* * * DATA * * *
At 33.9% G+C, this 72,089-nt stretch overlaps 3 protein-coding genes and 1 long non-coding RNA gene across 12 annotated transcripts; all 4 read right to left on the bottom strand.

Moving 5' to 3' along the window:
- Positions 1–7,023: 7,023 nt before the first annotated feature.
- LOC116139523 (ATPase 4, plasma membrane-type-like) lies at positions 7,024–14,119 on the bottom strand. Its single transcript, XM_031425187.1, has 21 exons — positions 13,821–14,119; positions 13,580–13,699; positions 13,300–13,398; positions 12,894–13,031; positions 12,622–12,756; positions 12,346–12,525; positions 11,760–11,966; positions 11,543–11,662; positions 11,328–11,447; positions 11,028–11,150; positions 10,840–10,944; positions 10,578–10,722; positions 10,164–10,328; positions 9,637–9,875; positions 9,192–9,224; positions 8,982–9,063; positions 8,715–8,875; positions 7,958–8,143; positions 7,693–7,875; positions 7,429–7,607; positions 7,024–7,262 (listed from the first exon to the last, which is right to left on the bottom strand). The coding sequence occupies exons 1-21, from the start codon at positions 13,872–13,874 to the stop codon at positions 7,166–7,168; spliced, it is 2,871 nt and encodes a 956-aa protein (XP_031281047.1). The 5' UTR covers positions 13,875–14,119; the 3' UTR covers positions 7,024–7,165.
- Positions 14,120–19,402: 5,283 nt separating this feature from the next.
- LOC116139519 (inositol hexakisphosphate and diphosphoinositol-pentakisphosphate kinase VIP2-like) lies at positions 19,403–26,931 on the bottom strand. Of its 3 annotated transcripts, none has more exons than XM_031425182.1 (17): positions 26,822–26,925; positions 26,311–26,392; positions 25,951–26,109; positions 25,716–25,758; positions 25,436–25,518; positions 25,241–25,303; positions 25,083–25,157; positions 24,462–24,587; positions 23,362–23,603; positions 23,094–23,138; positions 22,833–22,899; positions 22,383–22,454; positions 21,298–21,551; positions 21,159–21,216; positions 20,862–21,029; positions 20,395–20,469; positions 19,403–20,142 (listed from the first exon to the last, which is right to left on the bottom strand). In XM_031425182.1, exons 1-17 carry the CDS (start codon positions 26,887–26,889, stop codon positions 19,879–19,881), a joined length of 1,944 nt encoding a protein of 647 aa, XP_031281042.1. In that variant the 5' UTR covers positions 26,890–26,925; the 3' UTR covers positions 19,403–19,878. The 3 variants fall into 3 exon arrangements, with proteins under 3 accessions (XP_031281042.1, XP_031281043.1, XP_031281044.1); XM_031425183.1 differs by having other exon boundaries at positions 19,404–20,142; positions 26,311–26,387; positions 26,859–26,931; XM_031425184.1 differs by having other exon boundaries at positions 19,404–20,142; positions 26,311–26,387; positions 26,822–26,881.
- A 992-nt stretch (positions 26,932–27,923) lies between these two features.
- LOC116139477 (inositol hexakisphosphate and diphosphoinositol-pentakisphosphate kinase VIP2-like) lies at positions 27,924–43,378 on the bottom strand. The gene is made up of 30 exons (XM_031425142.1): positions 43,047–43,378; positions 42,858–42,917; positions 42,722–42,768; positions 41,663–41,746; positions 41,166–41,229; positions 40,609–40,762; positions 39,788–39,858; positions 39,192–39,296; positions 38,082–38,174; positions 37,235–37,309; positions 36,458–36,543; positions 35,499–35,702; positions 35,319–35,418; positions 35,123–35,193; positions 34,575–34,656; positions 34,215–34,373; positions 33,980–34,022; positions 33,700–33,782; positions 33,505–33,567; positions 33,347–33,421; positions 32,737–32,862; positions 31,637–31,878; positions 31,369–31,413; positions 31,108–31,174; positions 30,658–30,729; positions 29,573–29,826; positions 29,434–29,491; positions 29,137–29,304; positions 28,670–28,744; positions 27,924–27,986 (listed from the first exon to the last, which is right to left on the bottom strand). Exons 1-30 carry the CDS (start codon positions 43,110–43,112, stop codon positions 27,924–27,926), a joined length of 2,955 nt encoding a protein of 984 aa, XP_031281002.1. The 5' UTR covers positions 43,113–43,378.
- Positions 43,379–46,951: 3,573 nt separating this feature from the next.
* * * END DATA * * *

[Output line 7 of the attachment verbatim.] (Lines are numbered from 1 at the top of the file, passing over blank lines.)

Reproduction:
- A 992-nt stretch (positions 26,932–27,923) lies between these two features.